The Spy Next Door
What It Is
By all appearances, Bob (Jackie Chan) lives a dull life as a pen importer. Little do the kids next door—Farren (Madeline Carroll), Ian (Will Shadley), and four-year-old Nora (Alina Foley)—know that he is in fact a superspy from China, on loan to the CIA. Because they think he’s a “nerd,” the children are unhappy that he’s dating their mom, Gillian (Amber Valetta), and quite horrified when the topic of marriage comes up. Conveniently, so does Gillian’s father’s illness, which means she has to leave her brood in Bob’s care for a few days. He promises her that he’ll convince the children to like him, while they plot ways to humiliate him and convince him to give up on their mother.
In case you haven’t seen The Pacifier, which this film resembles more than a little bit, Bob’s most recent case affects his life with the kids. They’re actually impressed that he’s a super-martial artist equipped with powerful weapons and the latest spy gizmos, demonstrated in a series of action scenes where he fights off a couple of broadly drawn Russian villains, thick-necked goons, and a even a mole inside the CIA. Needless to say, Gillian is upset to learn that he’s been lying to her, and so everyone has to learn some lessons about honesty, trust, and role modeling, as well as adult responsibility—which no one seems quite able to manage, even by film’s end.
Why It’s Fun
Like Jackie Chan’s other movies, this one features some rough-and-tumble martial arts sequences. Unlike the other movies, the scenes here are choreographed and cut so Chan doesn’t have to perform a lot of dangerous stunts. This makes sense, because he’s getting old, but it does make you nostalgic for his glory days, when he was fast and funny and daring. He may still be all that, but this new movie is predictable and poorly constructed, with precious little fun to be had anywhere.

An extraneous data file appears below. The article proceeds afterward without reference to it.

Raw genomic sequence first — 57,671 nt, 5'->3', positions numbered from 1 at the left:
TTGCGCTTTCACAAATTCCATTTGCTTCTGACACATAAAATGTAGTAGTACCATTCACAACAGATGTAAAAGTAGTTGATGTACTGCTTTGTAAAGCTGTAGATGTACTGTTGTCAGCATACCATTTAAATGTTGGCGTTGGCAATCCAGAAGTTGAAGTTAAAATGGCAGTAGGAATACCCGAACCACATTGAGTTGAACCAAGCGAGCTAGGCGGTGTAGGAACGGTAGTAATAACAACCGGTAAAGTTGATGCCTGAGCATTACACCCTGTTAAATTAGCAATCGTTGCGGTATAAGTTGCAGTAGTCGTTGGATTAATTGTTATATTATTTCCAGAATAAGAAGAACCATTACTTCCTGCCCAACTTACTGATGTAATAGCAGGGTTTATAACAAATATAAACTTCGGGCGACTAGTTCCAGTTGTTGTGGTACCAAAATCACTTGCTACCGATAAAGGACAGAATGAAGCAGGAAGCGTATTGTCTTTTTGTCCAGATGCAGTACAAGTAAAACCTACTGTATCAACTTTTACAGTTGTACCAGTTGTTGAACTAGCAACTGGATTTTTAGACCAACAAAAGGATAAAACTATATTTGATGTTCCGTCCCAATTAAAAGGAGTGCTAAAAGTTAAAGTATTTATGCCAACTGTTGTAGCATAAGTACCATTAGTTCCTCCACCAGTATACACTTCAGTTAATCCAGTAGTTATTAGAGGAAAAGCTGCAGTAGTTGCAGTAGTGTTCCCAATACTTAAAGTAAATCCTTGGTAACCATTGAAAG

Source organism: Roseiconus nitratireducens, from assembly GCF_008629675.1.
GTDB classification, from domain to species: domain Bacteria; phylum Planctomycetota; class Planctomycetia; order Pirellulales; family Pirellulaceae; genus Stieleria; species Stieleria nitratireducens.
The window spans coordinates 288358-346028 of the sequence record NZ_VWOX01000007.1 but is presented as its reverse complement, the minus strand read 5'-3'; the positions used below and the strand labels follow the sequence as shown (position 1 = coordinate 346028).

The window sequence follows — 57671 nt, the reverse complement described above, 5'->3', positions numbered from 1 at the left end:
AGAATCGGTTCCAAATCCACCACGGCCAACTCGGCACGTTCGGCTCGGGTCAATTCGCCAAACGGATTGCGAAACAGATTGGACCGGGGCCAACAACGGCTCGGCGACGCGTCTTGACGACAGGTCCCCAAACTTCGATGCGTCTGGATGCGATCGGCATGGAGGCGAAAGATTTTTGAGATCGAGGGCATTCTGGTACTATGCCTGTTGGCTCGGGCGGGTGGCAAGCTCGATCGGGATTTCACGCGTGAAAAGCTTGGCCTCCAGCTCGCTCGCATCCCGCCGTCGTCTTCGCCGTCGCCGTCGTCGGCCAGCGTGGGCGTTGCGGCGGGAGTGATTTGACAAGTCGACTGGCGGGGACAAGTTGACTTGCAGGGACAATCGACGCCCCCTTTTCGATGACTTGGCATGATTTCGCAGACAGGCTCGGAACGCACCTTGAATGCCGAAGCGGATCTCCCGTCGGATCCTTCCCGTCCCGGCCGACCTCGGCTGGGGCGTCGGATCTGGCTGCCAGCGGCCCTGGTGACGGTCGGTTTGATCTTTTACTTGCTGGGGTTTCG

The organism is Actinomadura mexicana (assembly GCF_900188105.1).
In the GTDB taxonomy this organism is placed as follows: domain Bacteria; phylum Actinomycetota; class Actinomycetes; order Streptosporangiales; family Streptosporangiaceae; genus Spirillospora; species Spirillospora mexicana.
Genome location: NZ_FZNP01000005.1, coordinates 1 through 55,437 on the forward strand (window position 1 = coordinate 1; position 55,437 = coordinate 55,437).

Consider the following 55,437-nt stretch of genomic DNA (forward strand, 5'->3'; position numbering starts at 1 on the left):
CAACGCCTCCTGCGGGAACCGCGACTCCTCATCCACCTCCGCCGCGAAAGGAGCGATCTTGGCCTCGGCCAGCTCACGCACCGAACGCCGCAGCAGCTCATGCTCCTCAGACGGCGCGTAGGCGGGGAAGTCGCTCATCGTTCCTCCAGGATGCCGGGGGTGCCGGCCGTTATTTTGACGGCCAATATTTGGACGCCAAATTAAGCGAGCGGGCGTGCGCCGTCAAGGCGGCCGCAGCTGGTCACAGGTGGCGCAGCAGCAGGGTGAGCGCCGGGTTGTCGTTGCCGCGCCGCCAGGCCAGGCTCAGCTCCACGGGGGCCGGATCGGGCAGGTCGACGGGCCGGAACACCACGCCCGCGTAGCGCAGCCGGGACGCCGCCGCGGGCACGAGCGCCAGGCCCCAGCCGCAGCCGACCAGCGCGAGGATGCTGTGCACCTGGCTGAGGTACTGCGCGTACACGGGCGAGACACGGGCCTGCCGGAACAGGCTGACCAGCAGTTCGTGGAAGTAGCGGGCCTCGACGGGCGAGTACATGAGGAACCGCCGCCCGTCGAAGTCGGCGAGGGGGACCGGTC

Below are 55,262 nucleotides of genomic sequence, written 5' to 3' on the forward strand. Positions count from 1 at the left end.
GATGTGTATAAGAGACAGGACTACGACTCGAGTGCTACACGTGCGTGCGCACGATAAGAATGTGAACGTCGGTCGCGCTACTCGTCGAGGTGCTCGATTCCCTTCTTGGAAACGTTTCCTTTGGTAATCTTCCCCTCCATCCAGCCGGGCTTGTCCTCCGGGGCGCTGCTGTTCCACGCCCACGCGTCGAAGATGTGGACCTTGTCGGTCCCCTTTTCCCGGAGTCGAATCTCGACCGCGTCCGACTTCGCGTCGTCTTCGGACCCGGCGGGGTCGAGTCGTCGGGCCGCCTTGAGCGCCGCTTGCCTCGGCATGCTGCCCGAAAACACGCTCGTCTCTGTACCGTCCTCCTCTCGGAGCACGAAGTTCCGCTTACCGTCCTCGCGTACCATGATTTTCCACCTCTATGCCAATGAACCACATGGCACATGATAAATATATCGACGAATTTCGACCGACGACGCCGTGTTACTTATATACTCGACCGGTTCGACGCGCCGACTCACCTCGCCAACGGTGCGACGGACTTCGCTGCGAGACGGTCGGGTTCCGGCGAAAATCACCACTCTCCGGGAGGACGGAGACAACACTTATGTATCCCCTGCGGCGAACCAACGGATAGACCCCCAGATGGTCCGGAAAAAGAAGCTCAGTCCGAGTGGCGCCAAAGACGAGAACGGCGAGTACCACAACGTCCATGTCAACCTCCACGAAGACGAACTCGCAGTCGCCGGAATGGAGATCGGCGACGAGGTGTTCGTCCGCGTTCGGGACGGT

Who’s Going To Love It
Younger viewers might get a kick out of the Home-Alone-style pranks the children pull on Bob. But only a very small number will be entertained by Bob’s ridiculous enemies, the Cold-War-ish Russian couple Poldark (Magnús Scheving) and Creel (Katherine Boecher), whose cartoony accents and silly costumes make them seem like Boris and Natasha without the irony, or his only slightly less ridiculous friends. Bob’s partner at the CIA, Colt (Billy Ray Cyrus, Miley’s dad, looking very beleaguered), pops up whenever Bob needs some high tech equipment or the plot needs a bump. And their boss, Glaze (George Lopez), has little to do but make spy-duty assignments and wave the occasional gun.
It’s troubling as well that the children are so on their own—even when their mother, who is a painter, is around. When she’s not driving them to school, she seems to be either holed up in her studio or on dates with Bob, so you can sort of see why the children are feeling anxious and disappointed. Inevitably, Ian and Bob bond over their mutual nerdiness, and even Farren melts when she finds out Bob grew up in an orphanage. But if Bob can have actual conversations with the older children, he has a completely unconvincing relationship with Nora, for whom he performs all kinds of secret stunts (getting her cat off the roof, for instance, or tracking her down when she’s gotten lost in a mall due to his not watching her).
What To Be Aware Of
For a movie expressly aimed at kids, The Spy Next Door is awfully fond of adult-asides. Some are throwbacky jokes, about Poldark’s goofy costumes or Creel’s outrageously “sexy” high heels, tight clothes, and eagerness to kill people. The most daunting of these involves Ian: not only does this 10-year-old surf the net seemingly at will—looking for bootleg rock concerts by David Bowie and death metal bands—but he also watches a party at the Playboy Mansion on pay-per-view, claiming that the high-def made him feel like he “was there.” (Eww.)
Ian and his sister are typically too clever for their own good, not to mention sulky and reckless. She misses her real dad and he’s so angry that he’s smarter than all his classmates that he pretends to be dumb. Nora presents another problem: not only does she only wear pink (certainly not unusual for a girl her age), but she turns pouty and whiny when shopping for a princess costume for Halloween (her wandering off might be cause for alarm in another movie, but here it’s only an occasion for Jackie Chan to leap and over mall escalators and soar on bunting). The action scenes are cartoony, but one assault—involving a Russian spy posing as a college student who flirts audaciously with 13-year-old Farren—includes knives and smashed furniture: the kids seem unworried, but in real life it would be a very scary scene.
2 out of 10
The Spy Next Door
Director: Brian Levant
Cast: Jackie Chan, George Lopez, Billy Ray Cyrus, Amber Valletta
US Premiere: January 15, 2010